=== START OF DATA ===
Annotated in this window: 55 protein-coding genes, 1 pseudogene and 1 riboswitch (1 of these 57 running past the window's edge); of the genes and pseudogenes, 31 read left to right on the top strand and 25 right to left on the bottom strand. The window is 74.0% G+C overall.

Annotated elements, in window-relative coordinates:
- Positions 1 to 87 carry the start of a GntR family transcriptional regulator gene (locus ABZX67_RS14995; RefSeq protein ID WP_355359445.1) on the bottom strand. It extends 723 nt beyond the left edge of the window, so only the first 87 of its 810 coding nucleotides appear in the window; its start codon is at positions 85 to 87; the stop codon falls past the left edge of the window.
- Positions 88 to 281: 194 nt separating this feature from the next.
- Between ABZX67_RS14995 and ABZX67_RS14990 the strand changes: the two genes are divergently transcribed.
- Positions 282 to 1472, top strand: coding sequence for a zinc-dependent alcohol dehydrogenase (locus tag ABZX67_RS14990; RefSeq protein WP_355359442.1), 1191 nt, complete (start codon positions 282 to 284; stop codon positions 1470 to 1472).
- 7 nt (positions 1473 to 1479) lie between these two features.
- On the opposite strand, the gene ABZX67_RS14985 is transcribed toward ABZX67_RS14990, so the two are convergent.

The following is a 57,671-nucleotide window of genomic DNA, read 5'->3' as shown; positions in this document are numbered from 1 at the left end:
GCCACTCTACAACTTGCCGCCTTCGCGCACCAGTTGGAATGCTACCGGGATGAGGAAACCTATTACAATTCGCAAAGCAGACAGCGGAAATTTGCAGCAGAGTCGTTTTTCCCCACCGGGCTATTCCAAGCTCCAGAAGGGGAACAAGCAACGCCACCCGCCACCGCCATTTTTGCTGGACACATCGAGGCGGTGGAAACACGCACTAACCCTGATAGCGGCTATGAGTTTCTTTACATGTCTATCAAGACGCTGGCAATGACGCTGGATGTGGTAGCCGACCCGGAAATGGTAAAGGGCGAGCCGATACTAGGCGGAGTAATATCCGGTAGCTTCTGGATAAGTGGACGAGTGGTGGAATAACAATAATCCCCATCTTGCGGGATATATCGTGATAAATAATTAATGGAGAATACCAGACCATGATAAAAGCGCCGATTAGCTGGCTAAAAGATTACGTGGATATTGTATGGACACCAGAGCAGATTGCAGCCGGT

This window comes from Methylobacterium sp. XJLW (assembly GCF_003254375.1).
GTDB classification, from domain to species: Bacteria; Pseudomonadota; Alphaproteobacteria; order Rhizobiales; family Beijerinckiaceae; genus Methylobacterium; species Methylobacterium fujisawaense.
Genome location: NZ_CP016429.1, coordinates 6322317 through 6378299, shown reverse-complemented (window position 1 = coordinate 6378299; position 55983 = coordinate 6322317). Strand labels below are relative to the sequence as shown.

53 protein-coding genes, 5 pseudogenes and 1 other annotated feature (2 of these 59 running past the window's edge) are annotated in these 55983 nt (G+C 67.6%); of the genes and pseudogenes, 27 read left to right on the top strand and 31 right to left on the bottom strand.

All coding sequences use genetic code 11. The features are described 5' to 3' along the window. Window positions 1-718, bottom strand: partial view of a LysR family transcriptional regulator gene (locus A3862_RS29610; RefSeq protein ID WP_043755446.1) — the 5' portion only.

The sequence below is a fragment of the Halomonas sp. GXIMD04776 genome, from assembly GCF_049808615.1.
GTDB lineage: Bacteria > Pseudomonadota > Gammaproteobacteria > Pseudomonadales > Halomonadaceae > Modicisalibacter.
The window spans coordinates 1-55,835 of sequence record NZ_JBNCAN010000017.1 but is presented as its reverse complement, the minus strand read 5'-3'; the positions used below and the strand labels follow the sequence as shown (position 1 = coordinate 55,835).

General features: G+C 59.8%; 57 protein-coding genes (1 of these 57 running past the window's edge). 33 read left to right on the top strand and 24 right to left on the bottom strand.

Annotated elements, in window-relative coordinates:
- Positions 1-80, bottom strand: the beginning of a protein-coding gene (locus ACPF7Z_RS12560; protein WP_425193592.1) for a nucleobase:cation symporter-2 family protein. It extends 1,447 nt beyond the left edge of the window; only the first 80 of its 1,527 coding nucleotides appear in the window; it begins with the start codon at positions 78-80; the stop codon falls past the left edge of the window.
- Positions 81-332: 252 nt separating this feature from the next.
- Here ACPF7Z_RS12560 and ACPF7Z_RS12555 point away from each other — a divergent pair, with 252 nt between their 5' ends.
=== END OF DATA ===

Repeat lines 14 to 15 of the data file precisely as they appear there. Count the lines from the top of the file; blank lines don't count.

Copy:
53 protein-coding genes, 5 pseudogenes and 1 other annotated feature (2 of these 59 running past the window's edge) are annotated in these 55983 nt (G+C 67.6%); of the genes and pseudogenes, 27 read left to right on the top strand and 31 right to left on the bottom strand.

All coding sequences use genetic code 11. The features are described 5' to 3' along the window. Window positions 1-718, bottom strand: partial view of a LysR family transcriptional regulator gene (locus A3862_RS29610; RefSeq protein ID WP_043755446.1) — the 5' portion only.